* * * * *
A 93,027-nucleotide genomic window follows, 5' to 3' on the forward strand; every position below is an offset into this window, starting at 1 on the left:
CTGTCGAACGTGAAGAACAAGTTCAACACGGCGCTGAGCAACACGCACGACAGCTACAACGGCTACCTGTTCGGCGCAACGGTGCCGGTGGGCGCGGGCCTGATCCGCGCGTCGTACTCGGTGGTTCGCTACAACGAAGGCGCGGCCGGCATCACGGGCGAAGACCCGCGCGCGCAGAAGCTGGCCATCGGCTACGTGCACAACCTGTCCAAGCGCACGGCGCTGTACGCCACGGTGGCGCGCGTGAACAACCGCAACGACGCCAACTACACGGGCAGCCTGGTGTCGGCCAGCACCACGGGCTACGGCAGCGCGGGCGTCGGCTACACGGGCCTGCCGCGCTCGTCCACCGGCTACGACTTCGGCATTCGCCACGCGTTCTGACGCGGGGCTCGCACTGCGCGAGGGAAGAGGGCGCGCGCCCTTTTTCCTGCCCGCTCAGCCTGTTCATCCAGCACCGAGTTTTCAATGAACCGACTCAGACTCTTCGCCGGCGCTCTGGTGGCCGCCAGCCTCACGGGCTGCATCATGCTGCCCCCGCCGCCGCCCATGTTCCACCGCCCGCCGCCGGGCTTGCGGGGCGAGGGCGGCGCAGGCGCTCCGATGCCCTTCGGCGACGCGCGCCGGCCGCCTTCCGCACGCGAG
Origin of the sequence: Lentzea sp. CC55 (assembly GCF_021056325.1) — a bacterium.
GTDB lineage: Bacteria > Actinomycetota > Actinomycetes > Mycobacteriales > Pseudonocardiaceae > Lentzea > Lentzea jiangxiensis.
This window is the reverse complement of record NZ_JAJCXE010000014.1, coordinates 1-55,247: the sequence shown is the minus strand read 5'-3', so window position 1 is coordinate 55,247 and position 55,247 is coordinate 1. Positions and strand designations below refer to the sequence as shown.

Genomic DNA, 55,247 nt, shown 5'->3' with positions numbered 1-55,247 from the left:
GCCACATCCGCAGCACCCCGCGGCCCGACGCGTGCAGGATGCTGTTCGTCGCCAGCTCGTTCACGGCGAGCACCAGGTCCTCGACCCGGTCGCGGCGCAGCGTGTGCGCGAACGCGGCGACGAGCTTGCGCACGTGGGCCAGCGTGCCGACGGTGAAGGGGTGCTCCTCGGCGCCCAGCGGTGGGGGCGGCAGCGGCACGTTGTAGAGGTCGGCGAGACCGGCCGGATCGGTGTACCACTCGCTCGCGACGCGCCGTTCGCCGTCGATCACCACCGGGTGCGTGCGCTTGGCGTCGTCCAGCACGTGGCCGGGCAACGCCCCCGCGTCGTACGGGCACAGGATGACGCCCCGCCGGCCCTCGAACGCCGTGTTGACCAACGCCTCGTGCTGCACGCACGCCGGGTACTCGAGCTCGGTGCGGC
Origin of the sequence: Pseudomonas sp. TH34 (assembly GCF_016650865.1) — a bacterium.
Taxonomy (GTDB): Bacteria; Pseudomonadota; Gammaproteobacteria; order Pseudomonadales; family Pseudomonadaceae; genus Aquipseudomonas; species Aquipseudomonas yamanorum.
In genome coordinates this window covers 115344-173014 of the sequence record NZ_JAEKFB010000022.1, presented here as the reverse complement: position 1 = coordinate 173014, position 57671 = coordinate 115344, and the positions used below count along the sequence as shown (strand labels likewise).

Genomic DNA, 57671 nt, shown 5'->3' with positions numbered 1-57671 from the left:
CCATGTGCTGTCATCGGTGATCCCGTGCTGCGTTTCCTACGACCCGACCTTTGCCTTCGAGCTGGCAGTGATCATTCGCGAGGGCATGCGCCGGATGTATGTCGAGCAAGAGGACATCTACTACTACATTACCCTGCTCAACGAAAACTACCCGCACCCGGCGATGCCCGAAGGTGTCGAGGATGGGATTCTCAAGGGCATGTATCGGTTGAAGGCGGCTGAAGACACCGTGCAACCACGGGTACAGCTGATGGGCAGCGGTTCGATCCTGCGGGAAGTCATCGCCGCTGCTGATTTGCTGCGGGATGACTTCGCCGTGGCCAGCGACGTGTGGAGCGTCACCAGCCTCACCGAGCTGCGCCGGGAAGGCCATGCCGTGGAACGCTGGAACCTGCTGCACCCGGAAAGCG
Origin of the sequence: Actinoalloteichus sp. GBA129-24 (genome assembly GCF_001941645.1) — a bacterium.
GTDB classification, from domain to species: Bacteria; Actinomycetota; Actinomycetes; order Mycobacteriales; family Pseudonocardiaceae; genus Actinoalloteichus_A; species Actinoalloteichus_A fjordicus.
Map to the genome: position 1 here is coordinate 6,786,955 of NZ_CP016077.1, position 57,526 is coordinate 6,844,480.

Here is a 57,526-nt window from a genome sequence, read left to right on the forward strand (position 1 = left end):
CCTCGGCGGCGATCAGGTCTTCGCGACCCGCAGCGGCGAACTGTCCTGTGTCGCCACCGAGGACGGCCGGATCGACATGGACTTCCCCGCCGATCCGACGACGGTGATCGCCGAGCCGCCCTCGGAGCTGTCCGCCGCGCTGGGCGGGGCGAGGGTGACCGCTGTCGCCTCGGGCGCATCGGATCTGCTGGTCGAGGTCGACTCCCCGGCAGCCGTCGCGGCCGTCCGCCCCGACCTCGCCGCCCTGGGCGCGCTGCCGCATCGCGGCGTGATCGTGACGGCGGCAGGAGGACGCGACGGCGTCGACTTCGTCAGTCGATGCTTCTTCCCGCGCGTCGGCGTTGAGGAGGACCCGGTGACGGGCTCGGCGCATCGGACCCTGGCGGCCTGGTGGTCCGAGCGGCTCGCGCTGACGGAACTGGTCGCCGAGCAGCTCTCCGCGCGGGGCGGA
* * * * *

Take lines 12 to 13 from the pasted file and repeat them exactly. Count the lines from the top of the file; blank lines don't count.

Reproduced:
CCATGTGCTGTCATCGGTGATCCCGTGCTGCGTTTCCTACGACCCGACCTTTGCCTTCGAGCTGGCAGTGATCATTCGCGAGGGCATGCGCCGGATGTATGTCGAGCAAGAGGACATCTACTACTACATTACCCTGCTCAACGAAAACTACCCGCACCCGGCGATGCCCGAAGGTGTCGAGGATGGGATTCTCAAGGGCATGTATCGGTTGAAGGCGGCTGAAGACACCGTGCAACCACGGGTACAGCTGATGGGCAGCGGTTCGATCCTGCGGGAAGTCATCGCCGCTGCTGATTTGCTGCGGGATGACTTCGCCGTGGCCAGCGACGTGTGGAGCGTCACCAGCCTCACCGAGCTGCGCCGGGAAGGCCATGCCGTGGAACGCTGGAACCTGCTGCACCCGGAAAGCG
Origin of the sequence: Actinoalloteichus sp. GBA129-24 (genome assembly GCF_001941645.1) — a bacterium.